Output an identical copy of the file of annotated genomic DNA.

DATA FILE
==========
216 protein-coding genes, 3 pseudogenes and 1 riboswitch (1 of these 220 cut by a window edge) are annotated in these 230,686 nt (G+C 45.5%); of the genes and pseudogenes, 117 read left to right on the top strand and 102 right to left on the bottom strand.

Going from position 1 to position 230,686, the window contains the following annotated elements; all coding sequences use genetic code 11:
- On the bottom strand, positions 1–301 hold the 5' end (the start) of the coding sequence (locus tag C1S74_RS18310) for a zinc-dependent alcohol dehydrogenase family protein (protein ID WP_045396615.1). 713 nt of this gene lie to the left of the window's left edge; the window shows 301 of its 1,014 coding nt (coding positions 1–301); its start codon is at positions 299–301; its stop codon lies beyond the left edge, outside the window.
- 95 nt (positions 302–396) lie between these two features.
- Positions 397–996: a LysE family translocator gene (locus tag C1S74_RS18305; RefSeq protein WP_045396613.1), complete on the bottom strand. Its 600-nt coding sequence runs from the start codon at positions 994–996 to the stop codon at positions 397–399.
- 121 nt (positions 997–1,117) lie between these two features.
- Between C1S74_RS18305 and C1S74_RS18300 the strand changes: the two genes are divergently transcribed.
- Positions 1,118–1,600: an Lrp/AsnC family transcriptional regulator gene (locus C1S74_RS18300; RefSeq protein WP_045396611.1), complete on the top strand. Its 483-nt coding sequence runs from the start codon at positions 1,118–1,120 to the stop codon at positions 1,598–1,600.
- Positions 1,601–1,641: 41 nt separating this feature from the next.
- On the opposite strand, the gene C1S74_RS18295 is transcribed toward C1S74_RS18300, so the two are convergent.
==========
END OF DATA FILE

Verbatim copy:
216 protein-coding genes, 3 pseudogenes and 1 riboswitch (1 of these 220 cut by a window edge) are annotated in these 230,686 nt (G+C 45.5%); of the genes and pseudogenes, 117 read left to right on the top strand and 102 right to left on the bottom strand.

Going from position 1 to position 230,686, the window contains the following annotated elements; all coding sequences use genetic code 11:
- On the bottom strand, positions 1–301 hold the 5' end (the start) of the coding sequence (locus tag C1S74_RS18310) for a zinc-dependent alcohol dehydrogenase family protein (protein ID WP_045396615.1). 713 nt of this gene lie to the left of the window's left edge; the window shows 301 of its 1,014 coding nt (coding positions 1–301); its start codon is at positions 299–301; its stop codon lies beyond the left edge, outside the window.
- 95 nt (positions 302–396) lie between these two features.
- Positions 397–996: a LysE family translocator gene (locus tag C1S74_RS18305; RefSeq protein WP_045396613.1), complete on the bottom strand. Its 600-nt coding sequence runs from the start codon at positions 994–996 to the stop codon at positions 397–399.
- 121 nt (positions 997–1,117) lie between these two features.
- Between C1S74_RS18305 and C1S74_RS18300 the strand changes: the two genes are divergently transcribed.
- Positions 1,118–1,600: an Lrp/AsnC family transcriptional regulator gene (locus C1S74_RS18300; RefSeq protein WP_045396611.1), complete on the top strand. Its 483-nt coding sequence runs from the start codon at positions 1,118–1,120 to the stop codon at positions 1,598–1,600.
- Positions 1,601–1,641: 41 nt separating this feature from the next.
- On the opposite strand, the gene C1S74_RS18295 is transcribed toward C1S74_RS18300, so the two are convergent.